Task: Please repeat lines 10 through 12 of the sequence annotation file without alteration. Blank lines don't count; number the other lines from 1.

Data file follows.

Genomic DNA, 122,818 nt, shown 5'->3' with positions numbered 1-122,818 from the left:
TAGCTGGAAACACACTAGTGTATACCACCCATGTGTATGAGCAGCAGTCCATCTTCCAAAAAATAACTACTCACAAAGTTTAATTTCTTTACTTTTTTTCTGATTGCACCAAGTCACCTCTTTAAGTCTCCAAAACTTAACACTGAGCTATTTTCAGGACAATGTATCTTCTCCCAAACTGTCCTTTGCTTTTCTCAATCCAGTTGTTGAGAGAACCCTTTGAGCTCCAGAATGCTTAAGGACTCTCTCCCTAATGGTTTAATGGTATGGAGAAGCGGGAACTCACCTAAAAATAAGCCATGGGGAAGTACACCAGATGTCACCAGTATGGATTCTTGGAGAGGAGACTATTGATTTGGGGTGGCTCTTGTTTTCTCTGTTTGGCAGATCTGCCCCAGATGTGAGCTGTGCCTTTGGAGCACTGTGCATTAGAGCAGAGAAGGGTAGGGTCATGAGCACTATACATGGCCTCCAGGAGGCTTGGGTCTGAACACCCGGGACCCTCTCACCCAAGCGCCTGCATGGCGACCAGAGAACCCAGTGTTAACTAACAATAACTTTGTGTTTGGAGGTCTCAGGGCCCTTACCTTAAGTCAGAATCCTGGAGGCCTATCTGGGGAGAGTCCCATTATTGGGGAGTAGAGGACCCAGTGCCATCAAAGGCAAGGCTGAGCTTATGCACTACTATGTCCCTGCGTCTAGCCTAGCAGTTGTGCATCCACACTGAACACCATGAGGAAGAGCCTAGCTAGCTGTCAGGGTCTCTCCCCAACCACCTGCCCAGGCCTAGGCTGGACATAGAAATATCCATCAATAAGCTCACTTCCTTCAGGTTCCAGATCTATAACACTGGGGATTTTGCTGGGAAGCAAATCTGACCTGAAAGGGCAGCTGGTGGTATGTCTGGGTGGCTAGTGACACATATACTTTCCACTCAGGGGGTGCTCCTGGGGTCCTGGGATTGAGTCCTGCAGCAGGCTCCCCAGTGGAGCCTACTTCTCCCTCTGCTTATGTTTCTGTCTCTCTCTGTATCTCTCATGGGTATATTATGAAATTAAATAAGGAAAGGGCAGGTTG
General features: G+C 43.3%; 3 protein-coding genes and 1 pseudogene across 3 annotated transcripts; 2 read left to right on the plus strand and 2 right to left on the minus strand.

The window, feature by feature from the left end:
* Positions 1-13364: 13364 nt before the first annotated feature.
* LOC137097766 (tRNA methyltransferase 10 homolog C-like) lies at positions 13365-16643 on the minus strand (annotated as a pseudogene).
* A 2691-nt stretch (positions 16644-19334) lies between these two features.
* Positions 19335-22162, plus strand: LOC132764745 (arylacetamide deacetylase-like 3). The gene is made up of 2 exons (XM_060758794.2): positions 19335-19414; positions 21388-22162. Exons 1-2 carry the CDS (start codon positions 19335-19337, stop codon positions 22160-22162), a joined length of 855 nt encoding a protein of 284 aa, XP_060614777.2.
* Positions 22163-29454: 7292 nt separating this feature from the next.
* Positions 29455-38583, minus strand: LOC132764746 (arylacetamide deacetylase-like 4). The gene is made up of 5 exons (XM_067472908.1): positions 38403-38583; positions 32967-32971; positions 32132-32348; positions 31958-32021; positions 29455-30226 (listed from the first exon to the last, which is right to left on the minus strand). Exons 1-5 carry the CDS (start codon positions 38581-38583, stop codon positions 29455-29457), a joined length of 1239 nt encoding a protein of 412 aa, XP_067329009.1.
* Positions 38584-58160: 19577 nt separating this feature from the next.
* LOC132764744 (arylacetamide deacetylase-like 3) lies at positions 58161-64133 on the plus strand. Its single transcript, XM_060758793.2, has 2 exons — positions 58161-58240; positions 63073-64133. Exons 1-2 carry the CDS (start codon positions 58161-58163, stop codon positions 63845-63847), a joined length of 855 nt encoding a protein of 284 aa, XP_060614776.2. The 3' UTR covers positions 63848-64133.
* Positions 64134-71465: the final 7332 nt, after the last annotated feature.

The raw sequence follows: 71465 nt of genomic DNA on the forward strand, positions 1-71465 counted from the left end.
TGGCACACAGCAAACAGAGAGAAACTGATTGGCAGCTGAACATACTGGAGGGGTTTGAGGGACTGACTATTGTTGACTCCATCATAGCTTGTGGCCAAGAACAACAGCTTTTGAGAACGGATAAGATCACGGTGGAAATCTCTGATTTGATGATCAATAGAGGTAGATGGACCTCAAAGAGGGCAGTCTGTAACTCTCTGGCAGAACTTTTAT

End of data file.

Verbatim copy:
* Positions 29455-38583, minus strand: LOC132764746 (arylacetamide deacetylase-like 4). The gene is made up of 5 exons (XM_067472908.1): positions 38403-38583; positions 32967-32971; positions 32132-32348; positions 31958-32021; positions 29455-30226 (listed from the first exon to the last, which is right to left on the minus strand). Exons 1-5 carry the CDS (start codon positions 38581-38583, stop codon positions 29455-29457), a joined length of 1239 nt encoding a protein of 412 aa, XP_067329009.1.
* Positions 38584-58160: 19577 nt separating this feature from the next.
* LOC132764744 (arylacetamide deacetylase-like 3) lies at positions 58161-64133 on the plus strand. Its single transcript, XM_060758793.2, has 2 exons — positions 58161-58240; positions 63073-64133. Exons 1-2 carry the CDS (start codon positions 58161-58163, stop codon positions 63845-63847), a joined length of 855 nt encoding a protein of 284 aa, XP_060614776.2. The 3' UTR covers positions 63848-64133.